A panorama of 40 years of Hong Kong history via the family of a left-wing film projectionist, "Mr. Cinema" gradually evolves into a moving tribute to the eternal adaptability of the territory's folk.
A panorama of 40 years of Hong Kong history via the family of a left-wing film projectionist, “Mr. Cinema” gradually evolves into a moving tribute to the eternal adaptability of the territory’s folk. Unflashily shot — at times like an old-style ’50s Cantonese movie — but cleverly combining a disparate mix of actors (vet Anthony Wong, goofball comic Ronald Cheng) in dialed-down mode, pic is a quality item for Asiaphiles and fest sidebars. Helmed by Samson Chiu, best known for his more satirical portraits of the Hong Kong psyche, “Golden Chicken” and “Golden Chicken 2,” film went out locally in June.
Beginning with a screening of an old movie for a small, select audience — a scene that only makes emotional sense when seen again, at the end of the picture — the story is one big flashback, as projectionist Zhou Heung-kong (Wong) recalls the past four decades of his life. Living in a simple hillside tenement with his devoted wife (Teresa Mo) and baby son, Zhou was one of the territory’s sizable pro-Mainland contingent during the ’60s, with an idealized view of Maoist China and a lifelong wish to visit Tiananmen Square.
Always attending meetings in his free time with fellow pro-Mainlanders, Zhou has a combative friendship with his pro-Taiwan neighbor, Luk Yau (John Sham, in pic’s only overstated perf).
By the early ’80s, when he’s become a brawling schoolkid, Zhou’s son, Zhou Chung (Cheng), becomes the narrator. Teased for his father’s unfashionable politics, Chung also spends time with Luk’s daughter, Luk Min (Karen Mok), but is too shy to advance the relationship, keen as she is. These scenes, with both actors playing way below their real ages, have a playful sweetness that recalls schoolkid romances of the period.
Chung’s business escapades in China during the early ’90s — a period when many were ripped off during the country’s initial economic boom — ring very true, even in their comic exaggeration here. But when tragedy strikes the family just before the 1997 handover, Zhou’s life enters a final, mellower stage.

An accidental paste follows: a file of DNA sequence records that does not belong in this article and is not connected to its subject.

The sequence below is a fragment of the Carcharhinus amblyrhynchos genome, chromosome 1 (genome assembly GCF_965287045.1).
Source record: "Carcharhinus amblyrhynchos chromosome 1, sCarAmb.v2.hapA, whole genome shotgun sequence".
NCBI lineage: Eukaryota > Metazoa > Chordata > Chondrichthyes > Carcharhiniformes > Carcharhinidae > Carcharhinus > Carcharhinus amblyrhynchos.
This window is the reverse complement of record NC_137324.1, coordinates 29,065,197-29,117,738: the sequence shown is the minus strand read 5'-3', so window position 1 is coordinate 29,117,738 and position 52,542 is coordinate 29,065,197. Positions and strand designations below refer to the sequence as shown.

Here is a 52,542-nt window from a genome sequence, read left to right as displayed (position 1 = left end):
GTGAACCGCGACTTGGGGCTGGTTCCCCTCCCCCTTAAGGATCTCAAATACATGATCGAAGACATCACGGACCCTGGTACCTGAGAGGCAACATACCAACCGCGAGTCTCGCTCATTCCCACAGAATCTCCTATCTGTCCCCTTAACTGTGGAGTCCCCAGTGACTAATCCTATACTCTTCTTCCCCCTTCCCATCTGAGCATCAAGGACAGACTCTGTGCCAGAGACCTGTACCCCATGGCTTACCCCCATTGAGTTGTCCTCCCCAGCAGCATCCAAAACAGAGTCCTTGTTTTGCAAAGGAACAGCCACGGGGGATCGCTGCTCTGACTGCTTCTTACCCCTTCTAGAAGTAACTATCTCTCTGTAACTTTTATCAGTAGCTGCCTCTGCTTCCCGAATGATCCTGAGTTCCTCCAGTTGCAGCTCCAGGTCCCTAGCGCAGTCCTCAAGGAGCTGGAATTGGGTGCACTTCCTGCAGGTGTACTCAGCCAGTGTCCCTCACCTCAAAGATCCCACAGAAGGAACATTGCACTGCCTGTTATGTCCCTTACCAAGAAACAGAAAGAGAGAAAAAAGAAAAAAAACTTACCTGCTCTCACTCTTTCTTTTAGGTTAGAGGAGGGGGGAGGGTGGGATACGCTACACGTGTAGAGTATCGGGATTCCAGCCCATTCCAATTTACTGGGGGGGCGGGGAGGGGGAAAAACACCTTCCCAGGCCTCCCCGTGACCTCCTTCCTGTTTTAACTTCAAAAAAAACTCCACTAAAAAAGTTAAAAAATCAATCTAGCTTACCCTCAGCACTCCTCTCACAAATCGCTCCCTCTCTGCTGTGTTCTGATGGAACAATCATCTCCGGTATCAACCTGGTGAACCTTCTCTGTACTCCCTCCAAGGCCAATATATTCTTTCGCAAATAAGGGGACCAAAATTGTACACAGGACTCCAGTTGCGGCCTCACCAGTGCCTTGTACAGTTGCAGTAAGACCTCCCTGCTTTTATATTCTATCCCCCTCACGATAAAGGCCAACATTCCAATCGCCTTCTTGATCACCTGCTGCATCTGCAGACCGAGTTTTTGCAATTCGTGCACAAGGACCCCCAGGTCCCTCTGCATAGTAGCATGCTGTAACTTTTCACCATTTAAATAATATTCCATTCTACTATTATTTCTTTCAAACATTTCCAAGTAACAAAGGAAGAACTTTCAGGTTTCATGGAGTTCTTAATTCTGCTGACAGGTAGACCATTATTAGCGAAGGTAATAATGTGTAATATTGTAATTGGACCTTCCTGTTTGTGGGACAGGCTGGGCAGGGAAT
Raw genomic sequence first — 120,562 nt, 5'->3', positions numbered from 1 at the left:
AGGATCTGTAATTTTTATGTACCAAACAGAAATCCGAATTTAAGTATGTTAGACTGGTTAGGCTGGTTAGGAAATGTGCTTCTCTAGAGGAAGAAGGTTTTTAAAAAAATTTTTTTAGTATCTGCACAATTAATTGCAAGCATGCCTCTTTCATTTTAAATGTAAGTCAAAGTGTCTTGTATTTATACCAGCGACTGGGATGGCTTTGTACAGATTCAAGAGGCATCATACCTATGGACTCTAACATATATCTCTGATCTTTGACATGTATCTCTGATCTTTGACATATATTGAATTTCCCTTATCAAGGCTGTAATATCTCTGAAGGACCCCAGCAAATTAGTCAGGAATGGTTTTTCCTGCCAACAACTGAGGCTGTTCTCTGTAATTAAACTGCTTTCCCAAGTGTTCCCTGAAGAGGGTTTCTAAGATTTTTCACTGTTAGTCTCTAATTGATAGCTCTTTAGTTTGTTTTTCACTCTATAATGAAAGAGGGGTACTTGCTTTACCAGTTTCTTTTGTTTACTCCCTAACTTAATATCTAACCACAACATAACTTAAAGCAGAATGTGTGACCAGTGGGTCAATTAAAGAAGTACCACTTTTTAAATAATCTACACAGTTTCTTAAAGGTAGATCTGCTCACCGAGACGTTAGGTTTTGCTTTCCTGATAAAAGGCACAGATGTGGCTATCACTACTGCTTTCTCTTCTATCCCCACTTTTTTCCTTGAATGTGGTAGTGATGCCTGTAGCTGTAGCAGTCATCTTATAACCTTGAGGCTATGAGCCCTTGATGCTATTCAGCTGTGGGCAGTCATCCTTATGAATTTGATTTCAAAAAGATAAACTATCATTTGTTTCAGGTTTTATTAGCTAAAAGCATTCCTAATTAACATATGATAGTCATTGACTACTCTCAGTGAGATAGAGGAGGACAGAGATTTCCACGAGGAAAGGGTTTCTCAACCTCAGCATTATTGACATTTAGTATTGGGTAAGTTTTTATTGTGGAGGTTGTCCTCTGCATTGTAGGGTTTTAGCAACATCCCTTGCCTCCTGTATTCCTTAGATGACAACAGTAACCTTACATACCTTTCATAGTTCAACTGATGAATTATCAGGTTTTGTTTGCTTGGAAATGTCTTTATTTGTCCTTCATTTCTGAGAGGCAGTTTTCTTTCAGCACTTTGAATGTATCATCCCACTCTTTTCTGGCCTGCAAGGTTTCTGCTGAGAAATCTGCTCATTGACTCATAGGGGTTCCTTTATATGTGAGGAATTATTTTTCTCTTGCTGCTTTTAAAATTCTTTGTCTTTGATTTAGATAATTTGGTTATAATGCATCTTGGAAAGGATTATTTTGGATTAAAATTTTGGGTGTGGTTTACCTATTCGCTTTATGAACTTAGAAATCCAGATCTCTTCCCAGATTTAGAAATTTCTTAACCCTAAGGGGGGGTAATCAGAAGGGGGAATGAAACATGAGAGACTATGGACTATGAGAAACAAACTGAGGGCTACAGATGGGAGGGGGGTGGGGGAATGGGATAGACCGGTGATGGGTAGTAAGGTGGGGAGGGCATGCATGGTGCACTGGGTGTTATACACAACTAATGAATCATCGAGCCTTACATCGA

Many of the pic’s small details will be lost on general Western auds, but the script, peppered with news items marking the passage of time, is built on personal relationships rather than politics. Chung’s on-off relationship with the ever-patient Min is one major strand that binds the episodic yarn together; another is Zhou’s friendship with his aging group of pro-Mainlanders (some of whom prosper as China opens up) and his selfless sponsorship of a friend’s son (Andrew Lin) to study business in Beijing.
Wong, Cheng and Mok are all uncharacteristically restrained here, as is Mo, who’s almost the de facto emotional center of the movie as Zhou’s ever-supportive wife. Final reels pack a real emotional punch as Zhou — who remains a lone idealist to the end — has only his movie dreams to support him.
Leon Ko’s through-composed score, a relative rarity in Hong Kong cinema, is a major assist throughout. Bill Lui’s production design and William Fung’s costumes score small points over the passage of time, and clips from left-wing Mainland movies also add flavor.
Pic was produced by longtime pro-China company Sil-Metropole, expressly to celebrate the 10th anniversary of Hong Kong’s handover.